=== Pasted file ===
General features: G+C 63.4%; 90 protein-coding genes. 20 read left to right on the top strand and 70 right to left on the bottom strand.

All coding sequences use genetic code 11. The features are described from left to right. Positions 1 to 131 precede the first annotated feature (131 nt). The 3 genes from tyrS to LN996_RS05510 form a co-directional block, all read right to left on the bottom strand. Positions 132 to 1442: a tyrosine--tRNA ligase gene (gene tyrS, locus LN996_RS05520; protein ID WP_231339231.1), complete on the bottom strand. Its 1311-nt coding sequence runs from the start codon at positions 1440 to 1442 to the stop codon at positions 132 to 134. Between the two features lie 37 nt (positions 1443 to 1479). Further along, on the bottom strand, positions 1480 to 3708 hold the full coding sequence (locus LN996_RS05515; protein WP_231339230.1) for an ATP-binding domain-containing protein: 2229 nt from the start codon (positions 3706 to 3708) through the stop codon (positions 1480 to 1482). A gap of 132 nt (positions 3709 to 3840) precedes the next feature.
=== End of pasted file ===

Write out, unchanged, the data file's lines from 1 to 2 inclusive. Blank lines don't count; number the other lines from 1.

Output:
General features: G+C 63.4%; 90 protein-coding genes. 20 read left to right on the top strand and 70 right to left on the bottom strand.

All coding sequences use genetic code 11. The features are described from left to right. Positions 1 to 131 precede the first annotated feature (131 nt). The 3 genes from tyrS to LN996_RS05510 form a co-directional block, all read right to left on the bottom strand. Positions 132 to 1442: a tyrosine--tRNA ligase gene (gene tyrS, locus LN996_RS05520; protein ID WP_231339231.1), complete on the bottom strand. Its 1311-nt coding sequence runs from the start codon at positions 1440 to 1442 to the stop codon at positions 132 to 134. Between the two features lie 37 nt (positions 1443 to 1479). Further along, on the bottom strand, positions 1480 to 3708 hold the full coding sequence (locus LN996_RS05515; protein WP_231339230.1) for an ATP-binding domain-containing protein: 2229 nt from the start codon (positions 3706 to 3708) through the stop codon (positions 1480 to 1482). A gap of 132 nt (positions 3709 to 3840) precedes the next feature.